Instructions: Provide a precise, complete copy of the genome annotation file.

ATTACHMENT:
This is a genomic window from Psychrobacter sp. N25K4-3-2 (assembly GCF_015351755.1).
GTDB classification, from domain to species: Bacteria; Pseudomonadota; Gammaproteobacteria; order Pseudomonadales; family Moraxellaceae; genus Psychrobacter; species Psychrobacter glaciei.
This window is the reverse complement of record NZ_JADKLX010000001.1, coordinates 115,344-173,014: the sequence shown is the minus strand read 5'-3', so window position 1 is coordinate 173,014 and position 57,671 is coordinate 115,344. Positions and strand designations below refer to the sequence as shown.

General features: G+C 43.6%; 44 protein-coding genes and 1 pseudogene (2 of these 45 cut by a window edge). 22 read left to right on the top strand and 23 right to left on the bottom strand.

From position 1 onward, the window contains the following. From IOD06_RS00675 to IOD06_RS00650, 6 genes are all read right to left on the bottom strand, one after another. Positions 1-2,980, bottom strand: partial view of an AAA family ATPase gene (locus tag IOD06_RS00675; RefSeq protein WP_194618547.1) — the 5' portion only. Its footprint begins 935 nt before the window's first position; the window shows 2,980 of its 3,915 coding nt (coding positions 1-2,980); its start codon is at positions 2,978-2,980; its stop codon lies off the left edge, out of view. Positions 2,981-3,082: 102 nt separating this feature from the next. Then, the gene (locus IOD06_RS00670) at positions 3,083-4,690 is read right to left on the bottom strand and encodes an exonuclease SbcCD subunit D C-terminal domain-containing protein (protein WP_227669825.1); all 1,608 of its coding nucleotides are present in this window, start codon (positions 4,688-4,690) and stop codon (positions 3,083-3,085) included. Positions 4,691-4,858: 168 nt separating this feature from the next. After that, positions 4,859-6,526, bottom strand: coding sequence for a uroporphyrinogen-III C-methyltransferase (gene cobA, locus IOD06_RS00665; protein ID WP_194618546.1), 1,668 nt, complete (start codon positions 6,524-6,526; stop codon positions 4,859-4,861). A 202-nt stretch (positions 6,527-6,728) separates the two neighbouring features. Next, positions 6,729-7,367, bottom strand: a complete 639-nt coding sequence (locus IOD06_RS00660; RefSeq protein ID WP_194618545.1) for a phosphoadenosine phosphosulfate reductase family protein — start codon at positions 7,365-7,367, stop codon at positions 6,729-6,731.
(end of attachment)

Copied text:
This is a genomic window from Psychrobacter sp. N25K4-3-2 (assembly GCF_015351755.1).
GTDB classification, from domain to species: Bacteria; Pseudomonadota; Gammaproteobacteria; order Pseudomonadales; family Moraxellaceae; genus Psychrobacter; species Psychrobacter glaciei.
This window is the reverse complement of record NZ_JADKLX010000001.1, coordinates 115,344-173,014: the sequence shown is the minus strand read 5'-3', so window position 1 is coordinate 173,014 and position 57,671 is coordinate 115,344. Positions and strand designations below refer to the sequence as shown.

General features: G+C 43.6%; 44 protein-coding genes and 1 pseudogene (2 of these 45 cut by a window edge). 22 read left to right on the top strand and 23 right to left on the bottom strand.

From position 1 onward, the window contains the following. From IOD06_RS00675 to IOD06_RS00650, 6 genes are all read right to left on the bottom strand, one after another. Positions 1-2,980, bottom strand: partial view of an AAA family ATPase gene (locus tag IOD06_RS00675; RefSeq protein WP_194618547.1) — the 5' portion only. Its footprint begins 935 nt before the window's first position; the window shows 2,980 of its 3,915 coding nt (coding positions 1-2,980); its start codon is at positions 2,978-2,980; its stop codon lies off the left edge, out of view. Positions 2,981-3,082: 102 nt separating this feature from the next. Then, the gene (locus IOD06_RS00670) at positions 3,083-4,690 is read right to left on the bottom strand and encodes an exonuclease SbcCD subunit D C-terminal domain-containing protein (protein WP_227669825.1); all 1,608 of its coding nucleotides are present in this window, start codon (positions 4,688-4,690) and stop codon (positions 3,083-3,085) included. Positions 4,691-4,858: 168 nt separating this feature from the next. After that, positions 4,859-6,526, bottom strand: coding sequence for a uroporphyrinogen-III C-methyltransferase (gene cobA, locus IOD06_RS00665; protein ID WP_194618546.1), 1,668 nt, complete (start codon positions 6,524-6,526; stop codon positions 4,859-4,861). A 202-nt stretch (positions 6,527-6,728) separates the two neighbouring features. Next, positions 6,729-7,367, bottom strand: a complete 639-nt coding sequence (locus IOD06_RS00660; RefSeq protein ID WP_194618545.1) for a phosphoadenosine phosphosulfate reductase family protein — start codon at positions 7,365-7,367, stop codon at positions 6,729-6,731.